Zika virus: Don’t donate blood for 3 weeks after returning home from travels
Canadian Blood Services has introduced a new precautionary measure to stop the spread of Zika virus.
Canadians returning home from outside of the country, continental United States and Europe won’t be permitted to donate blood for three weeks, Canadian Blood Services said, adding the new waiting period starts Friday.
“This new temporary deferral period will safeguard Canada’s blood supply against the Zika virus, and will also help us protect against other similar mosquito-borne viruses,” Dr. Dana Devine, chief medical and scientific officer of CBS, said in a statement.
Initially, the deferral period was one month after returning from travel from Zika-affected areas. By Wednesday, CBS changed its eligibility criteria to a 21-day waiting period.
CBS says the three-week mark will be “enough time” for the virus to leave an infected person’s bloodstream. The waiting period begins on the day a person returns to Canada.
It also applies to cord blood and stem cell donors who have travelled to affected areas.
But the national organization says the chances of transmitting Zika virus via blood transfusion are “very low.”
It suggests that clinics may see a drop in donors in the coming months so it’s asking Canadians to donate before they travel to make up for the anticipated shortfall.
Right now, more than 20 countries across South and Central America and the Caribbean are grappling with an epidemic of Zika virus.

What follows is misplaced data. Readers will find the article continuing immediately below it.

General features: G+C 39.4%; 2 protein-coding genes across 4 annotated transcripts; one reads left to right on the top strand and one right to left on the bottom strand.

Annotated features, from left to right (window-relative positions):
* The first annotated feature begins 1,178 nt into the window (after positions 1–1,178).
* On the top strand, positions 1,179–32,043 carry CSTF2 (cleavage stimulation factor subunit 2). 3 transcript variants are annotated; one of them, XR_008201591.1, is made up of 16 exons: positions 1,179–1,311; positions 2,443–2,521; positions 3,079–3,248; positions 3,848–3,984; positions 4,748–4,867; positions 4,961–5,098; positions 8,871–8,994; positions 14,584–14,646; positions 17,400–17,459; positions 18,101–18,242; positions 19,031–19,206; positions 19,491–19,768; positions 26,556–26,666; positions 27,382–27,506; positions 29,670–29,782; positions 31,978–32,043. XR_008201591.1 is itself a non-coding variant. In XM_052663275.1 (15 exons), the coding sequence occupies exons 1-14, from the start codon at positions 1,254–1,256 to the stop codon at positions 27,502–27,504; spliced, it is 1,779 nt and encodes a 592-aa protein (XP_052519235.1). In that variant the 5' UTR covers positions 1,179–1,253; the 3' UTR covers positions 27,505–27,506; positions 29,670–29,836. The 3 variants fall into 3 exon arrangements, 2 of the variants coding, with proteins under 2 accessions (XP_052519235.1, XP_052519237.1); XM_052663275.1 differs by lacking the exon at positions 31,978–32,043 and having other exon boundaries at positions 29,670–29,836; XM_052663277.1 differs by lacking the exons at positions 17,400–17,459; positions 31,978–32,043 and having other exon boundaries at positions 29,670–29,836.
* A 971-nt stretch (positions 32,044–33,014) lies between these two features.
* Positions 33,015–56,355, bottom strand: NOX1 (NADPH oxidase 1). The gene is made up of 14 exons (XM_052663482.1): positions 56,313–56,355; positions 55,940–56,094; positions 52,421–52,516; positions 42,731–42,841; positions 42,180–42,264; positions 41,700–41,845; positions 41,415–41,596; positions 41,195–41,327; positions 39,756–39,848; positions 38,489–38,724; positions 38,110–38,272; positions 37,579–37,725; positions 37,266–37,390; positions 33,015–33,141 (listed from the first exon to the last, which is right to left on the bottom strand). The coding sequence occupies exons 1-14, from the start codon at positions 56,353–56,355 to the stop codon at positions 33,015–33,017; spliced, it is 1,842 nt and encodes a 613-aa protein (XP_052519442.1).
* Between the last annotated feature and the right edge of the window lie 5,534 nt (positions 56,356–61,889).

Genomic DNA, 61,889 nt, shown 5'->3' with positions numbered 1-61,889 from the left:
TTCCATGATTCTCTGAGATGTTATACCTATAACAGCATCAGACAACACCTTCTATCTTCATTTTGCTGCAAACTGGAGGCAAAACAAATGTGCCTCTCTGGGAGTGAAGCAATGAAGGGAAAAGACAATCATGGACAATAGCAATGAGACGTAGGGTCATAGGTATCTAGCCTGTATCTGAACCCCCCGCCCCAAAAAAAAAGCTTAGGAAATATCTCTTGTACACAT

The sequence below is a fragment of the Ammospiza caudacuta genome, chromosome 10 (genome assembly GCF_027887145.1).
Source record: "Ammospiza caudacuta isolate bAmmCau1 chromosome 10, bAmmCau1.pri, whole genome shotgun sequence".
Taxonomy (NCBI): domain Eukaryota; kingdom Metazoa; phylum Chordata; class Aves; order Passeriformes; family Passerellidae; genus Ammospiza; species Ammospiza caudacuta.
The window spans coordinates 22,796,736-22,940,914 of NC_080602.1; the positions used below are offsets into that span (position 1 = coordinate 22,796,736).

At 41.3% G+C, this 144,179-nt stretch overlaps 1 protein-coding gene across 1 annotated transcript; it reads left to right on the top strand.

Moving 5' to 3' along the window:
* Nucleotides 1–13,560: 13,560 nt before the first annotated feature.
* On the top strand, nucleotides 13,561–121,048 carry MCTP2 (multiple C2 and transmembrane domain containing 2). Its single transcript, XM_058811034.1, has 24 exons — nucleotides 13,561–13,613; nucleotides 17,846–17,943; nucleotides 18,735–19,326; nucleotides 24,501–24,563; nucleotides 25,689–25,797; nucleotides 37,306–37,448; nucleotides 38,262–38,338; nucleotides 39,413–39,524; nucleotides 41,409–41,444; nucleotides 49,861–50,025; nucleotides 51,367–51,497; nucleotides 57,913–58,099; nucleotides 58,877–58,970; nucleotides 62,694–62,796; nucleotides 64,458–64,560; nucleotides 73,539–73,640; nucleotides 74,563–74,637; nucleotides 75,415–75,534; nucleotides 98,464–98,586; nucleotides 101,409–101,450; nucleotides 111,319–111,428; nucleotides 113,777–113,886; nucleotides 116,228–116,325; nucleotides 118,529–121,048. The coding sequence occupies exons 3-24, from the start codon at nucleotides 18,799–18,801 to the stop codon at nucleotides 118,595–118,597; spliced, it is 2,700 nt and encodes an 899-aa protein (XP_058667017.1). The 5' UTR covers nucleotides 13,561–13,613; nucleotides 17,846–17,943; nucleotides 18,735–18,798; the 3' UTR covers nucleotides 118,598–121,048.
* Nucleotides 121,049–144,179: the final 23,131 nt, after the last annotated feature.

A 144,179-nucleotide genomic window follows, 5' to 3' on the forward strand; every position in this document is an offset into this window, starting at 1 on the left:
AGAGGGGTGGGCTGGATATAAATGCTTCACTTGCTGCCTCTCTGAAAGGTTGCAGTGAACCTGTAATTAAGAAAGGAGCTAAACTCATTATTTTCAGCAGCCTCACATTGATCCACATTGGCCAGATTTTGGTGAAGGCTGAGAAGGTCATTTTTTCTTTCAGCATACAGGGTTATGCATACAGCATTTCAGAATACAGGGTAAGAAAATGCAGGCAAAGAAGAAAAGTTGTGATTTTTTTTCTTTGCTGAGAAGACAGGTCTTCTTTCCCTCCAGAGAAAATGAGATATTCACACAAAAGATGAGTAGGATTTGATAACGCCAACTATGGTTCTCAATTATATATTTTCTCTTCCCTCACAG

There have been four confirmed cases of Zika virus in Canada – two people in British Columbia, one in Alberta and a newly diagnosed case in Quebec, Canada’s chief public health officer said last week.
WATCH: A World Health Organization spokesman said the public should take normal measures to protect themselves against mosquito bites, but also pointed out scientists should be focused on finding ways to stop the virus from spreading.
All four cases involved Canadians who travelled to countries where the virus is actively circulating.
READ MORE: Should Canadians worry about Zika virus?
Like dengue, West Nile and yellow fever, Zika virus is a mosquito-borne tropical disease, meaning mosquitoes transmit the disease to humans.
Scientists are gathering preliminary research on the potential spread of Zika virus through sexual intercourse or blood transfusions.
Canadian experts told reporters that the virus has been detected in semen for up to two weeks.
“There is only really one published case study of a male traveller who had been to Africa, who came back, and subsequently his wife developed Zika virus infection without travel,” Dr. Theresa Tam, of the Public Health Agency of Canada, said.
By Tuesday, the U.S. Centers for Disease Control and Prevention confirmed the country’s first sexually transmitted case of Zika virus after a patient slept with someone who had travelled to an affected region.
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